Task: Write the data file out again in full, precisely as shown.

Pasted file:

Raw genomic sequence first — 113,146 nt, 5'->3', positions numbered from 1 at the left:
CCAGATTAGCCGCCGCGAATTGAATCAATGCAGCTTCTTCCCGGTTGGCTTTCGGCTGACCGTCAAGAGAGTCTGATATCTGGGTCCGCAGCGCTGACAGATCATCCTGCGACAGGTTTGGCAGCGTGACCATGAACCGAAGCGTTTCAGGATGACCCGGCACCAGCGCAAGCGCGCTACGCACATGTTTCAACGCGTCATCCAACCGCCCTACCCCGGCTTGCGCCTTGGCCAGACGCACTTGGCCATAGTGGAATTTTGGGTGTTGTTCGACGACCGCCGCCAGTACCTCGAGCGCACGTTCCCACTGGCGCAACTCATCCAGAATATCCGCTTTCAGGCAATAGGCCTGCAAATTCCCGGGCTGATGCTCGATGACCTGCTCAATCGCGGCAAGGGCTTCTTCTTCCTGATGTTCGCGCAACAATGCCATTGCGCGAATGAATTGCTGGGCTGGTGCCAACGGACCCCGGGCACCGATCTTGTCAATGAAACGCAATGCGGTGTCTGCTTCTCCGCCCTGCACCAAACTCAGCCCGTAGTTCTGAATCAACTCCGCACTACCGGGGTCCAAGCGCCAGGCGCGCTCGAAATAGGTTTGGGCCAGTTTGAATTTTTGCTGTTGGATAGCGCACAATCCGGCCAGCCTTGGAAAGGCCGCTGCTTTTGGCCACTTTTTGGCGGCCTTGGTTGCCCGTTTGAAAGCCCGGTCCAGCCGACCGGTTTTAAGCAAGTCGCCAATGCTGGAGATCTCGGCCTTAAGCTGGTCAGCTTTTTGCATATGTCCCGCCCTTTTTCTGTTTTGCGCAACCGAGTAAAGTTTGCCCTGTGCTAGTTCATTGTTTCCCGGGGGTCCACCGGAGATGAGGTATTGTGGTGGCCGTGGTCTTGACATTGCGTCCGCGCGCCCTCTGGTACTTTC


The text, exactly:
Raw genomic sequence first — 113,146 nt, 5'->3', positions numbered from 1 at the left:
CCAGATTAGCCGCCGCGAATTGAATCAATGCAGCTTCTTCCCGGTTGGCTTTCGGCTGACCGTCAAGAGAGTCTGATATCTGGGTCCGCAGCGCTGACAGATCATCCTGCGACAGGTTTGGCAGCGTGACCATGAACCGAAGCGTTTCAGGATGACCCGGCACCAGCGCAAGCGCGCTACGCACATGTTTCAACGCGTCATCCAACCGCCCTACCCCGGCTTGCGCCTTGGCCAGACGCACTTGGCCATAGTGGAATTTTGGGTGTTGTTCGACGACCGCCGCCAGTACCTCGAGCGCACGTTCCCACTGGCGCAACTCATCCAGAATATCCGCTTTCAGGCAATAGGCCTGCAAATTCCCGGGCTGATGCTCGATGACCTGCTCAATCGCGGCAAGGGCTTCTTCTTCCTGATGTTCGCGCAACAATGCCATTGCGCGAATGAATTGCTGGGCTGGTGCCAACGGACCCCGGGCACCGATCTTGTCAATGAAACGCAATGCGGTGTCTGCTTCTCCGCCCTGCACCAAACTCAGCCCGTAGTTCTGAATCAACTCCGCACTACCGGGGTCCAAGCGCCAGGCGCGCTCGAAATAGGTTTGGGCCAGTTTGAATTTTTGCTGTTGGATAGCGCACAATCCGGCCAGCCTTGGAAAGGCCGCTGCTTTTGGCCACTTTTTGGCGGCCTTGGTTGCCCGTTTGAAAGCCCGGTCCAGCCGACCGGTTTTAAGCAAGTCGCCAATGCTGGAGATCTCGGCCTTAAGCTGGTCAGCTTTTTGCATATGTCCCGCCCTTTTTCTGTTTTGCGCAACCGAGTAAAGTTTGCCCTGTGCTAGTTCATTGTTTCCCGGGGGTCCACCGGAGATGAGGTATTGTGGTGGCCGTGGTCTTGACATTGCGTCCGCGCGCCCTCTGGTACTTTC